Western Diamond-backed Rattlesnake (Crotalus atrox)

This article by Jerry Cates, first published on 9 February 2010, was last revised on 23 April 2016. © Bugsinthenews Vol. 11:02(05).


The Last Rattlesnake

Viperidae: Crotalus atrox, Western Diamond-backed Rattlesnake, Sweetwater, TX 03.12.10

The Western Diamond-backed Rattlesnake (Crotalus atrox, Baird & Girard, 1853) is an animal (kingdom Animalia) with a hollow, dorsal nerve cord (phylum Chordata), a backbone (subphylum Vertebrata), and jaws (infraorder Gnathostomata). It is a descendent of  four-footed ancestors (superclass Tetrapoda), has a terrestrially-adapted egg (an Amniote), breathes air and is ectothermic, i.e., cold-blooded  (class Reptilia). It has a scaly skin (order Squamata), is without legs, eyelids or external ears (suborder Serpentes), possesses relatively long, hinged, hollow fangs to inject venom (family Viperidae), a heat-sensing pit organ between the eye and nostril (subfamily Crotalinae), and a rattle on the end of its tail (genus Crotalus).

All serpents in the genus Crotalus (which embraces all the rattlesnakes) are native Americans, and are distributed from southern Canada to northern Argentina. Crotalus atrox (L. atrox: “fierce, terrible, frightening”) is distributed throughout the southwestern United States, from east Texas and east Oklahoma, westward through the Texas panhandle into south and southeastern New Mexico,  south Arizona, and southeastern California, then south, into portions of northwestern and northeastern Mexico.

Western Diamond-backed Rattlesnake (Crotalus atrox), 040110, San Antonio, Texas--Lateral Head, with Fangs Extended

Western Diamond-backed Rattlesnake (Crotalus atrox), 040110, San Antonio, Texas–Lateral Head, with Fangs Extended

Slightly smaller than the eastern diamond-backed rattlesnake (Crotalus adamanteus), the western diamond-backed rattlesnake’s record length is approx. 7 feet. Due to aggresive control efforts over the past century, however, this species rarely exceeds 4 feet in length today except in sparsely inhabited areas where they are able to exist in relative security, unmolested by man or the snake’s natural predators.

This species has a background coloration that is usually a dusty gray-brown, but varies, and can be chalky white, pinkish, pinkish brown, dark red, yellow, or shades of orange. The background coloration is typically, but not always, broken by a series of 24-25 dorsal spinal blotches, normally dark gray, gray-brown, or brown in color. These blotches begin at the neck, usually forming squares or rectangules. These morph, down the spine, first to hexagonal then–along most of the midbody spine–to diamond-shaped blotches; these are usually thinly bordered in a checkered dark brown anteriorly and more broadly in a jagged chalky white posteriorly, much as the designs sometimes seen on native American blankets.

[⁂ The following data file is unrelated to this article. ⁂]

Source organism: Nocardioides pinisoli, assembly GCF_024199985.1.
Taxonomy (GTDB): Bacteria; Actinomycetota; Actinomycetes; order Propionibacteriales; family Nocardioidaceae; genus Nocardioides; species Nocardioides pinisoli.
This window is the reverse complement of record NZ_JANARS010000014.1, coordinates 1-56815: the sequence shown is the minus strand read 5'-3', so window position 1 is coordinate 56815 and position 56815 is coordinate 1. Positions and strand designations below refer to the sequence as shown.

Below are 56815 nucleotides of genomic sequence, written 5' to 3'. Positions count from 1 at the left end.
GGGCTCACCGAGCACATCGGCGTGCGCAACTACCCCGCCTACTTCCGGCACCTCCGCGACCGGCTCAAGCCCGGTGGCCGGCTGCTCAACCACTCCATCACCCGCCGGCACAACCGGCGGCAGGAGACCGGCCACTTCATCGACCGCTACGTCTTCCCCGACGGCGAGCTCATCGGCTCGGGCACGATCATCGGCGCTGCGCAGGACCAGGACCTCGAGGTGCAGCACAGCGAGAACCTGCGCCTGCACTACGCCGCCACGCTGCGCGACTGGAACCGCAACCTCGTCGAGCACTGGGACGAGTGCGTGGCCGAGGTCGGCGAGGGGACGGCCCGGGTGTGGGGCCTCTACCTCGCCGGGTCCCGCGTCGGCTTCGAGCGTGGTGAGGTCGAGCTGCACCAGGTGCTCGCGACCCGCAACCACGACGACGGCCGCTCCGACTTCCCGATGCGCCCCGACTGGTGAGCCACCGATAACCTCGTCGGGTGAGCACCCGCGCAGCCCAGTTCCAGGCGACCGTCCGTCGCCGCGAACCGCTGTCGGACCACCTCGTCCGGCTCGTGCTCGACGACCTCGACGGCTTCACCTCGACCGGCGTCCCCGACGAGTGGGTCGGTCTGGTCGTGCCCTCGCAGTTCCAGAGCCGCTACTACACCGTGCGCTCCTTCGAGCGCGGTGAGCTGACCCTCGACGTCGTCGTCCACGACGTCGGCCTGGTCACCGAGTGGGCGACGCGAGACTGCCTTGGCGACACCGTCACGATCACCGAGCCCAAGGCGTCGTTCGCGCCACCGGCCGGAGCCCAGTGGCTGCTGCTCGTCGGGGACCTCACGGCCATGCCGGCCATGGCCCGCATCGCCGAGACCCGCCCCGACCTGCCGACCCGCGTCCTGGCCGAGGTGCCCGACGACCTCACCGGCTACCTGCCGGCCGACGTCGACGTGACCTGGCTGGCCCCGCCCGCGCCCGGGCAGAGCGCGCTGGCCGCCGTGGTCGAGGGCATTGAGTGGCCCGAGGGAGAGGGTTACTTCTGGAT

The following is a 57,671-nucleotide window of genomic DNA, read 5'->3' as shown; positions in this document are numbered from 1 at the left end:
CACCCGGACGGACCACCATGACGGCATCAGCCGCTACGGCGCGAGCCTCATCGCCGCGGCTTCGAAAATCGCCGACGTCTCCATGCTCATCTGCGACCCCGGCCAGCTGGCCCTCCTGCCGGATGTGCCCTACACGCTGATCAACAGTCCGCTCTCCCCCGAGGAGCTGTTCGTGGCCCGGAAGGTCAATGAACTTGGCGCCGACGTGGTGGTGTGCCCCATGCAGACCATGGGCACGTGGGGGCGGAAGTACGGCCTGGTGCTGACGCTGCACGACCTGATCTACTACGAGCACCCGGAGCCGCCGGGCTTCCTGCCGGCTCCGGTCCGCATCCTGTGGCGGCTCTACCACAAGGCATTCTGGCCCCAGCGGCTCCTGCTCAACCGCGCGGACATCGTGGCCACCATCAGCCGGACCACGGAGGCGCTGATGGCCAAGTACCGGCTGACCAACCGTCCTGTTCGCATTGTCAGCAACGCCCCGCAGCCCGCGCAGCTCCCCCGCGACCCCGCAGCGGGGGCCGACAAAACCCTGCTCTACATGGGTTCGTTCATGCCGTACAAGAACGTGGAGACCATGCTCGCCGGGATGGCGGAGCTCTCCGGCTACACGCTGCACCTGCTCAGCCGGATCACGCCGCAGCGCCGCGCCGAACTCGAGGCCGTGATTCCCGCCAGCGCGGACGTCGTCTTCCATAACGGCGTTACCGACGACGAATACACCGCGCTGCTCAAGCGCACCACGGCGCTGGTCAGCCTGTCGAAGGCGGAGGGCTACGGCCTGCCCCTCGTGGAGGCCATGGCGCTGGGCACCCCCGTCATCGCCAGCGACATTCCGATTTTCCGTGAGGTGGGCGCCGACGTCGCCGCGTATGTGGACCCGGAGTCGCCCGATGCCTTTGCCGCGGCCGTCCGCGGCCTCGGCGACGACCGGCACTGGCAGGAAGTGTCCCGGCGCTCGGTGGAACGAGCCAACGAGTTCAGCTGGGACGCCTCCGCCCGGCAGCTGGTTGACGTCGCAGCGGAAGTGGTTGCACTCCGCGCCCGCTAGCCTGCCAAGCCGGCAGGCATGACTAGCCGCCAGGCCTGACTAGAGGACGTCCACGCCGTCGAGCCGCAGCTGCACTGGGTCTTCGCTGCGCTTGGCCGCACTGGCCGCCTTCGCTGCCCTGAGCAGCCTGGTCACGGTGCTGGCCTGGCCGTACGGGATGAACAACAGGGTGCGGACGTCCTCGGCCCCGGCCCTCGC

As the blotches continue toward the tail, they morph again , elongating laterally, and truncating longitudinally, losing their distinctive borders in the process. Finally, the last few inches of the tail is distinctively marked in alternating black and white bands, the black bands 2-8, but usually 4-6, in number, with the black bands serving as demarcations for the snake’s “coon tail” so that the white bands usually number one less than the black ones.

Western Diamond-backed Rattlesnake (Crotalus atrox), 040110, San Antonio, Texas: Martha--Tail, with Rattles

Western Diamond-backed Rattlesnake (Crotalus atrox) juvenile, 040110, San Antonio, Texas: Martha–Tail, with Rattles

Where the “coon tail” bands join mid-dorsally, it is common for the white bands on one side of the body to join with black bands on the other side, along the length of the tail, giving an even more striking appearance. In fact, the appearance is strongly suggestive of the Sillitoe tartan design on hatbands worn by police in the U.K, Australia, New Zealand, and by patrol officers of the Chicago, Ill. police department to designate their personnel as armed members of the emergency services. It might be gathered, from this fact, that similar markings on this rattlesnake’s tail would enhance its faculty for warning large animals to stay clear. This visual warning is given added credulity by the ominous sound of the snake’s rattle.


Questions? Corrections? Comments? BUG ME RIGHT NOW! Feel free to e-mail jerry.cates@entomobiotics.com. You may also leave a comment in the space provided below.

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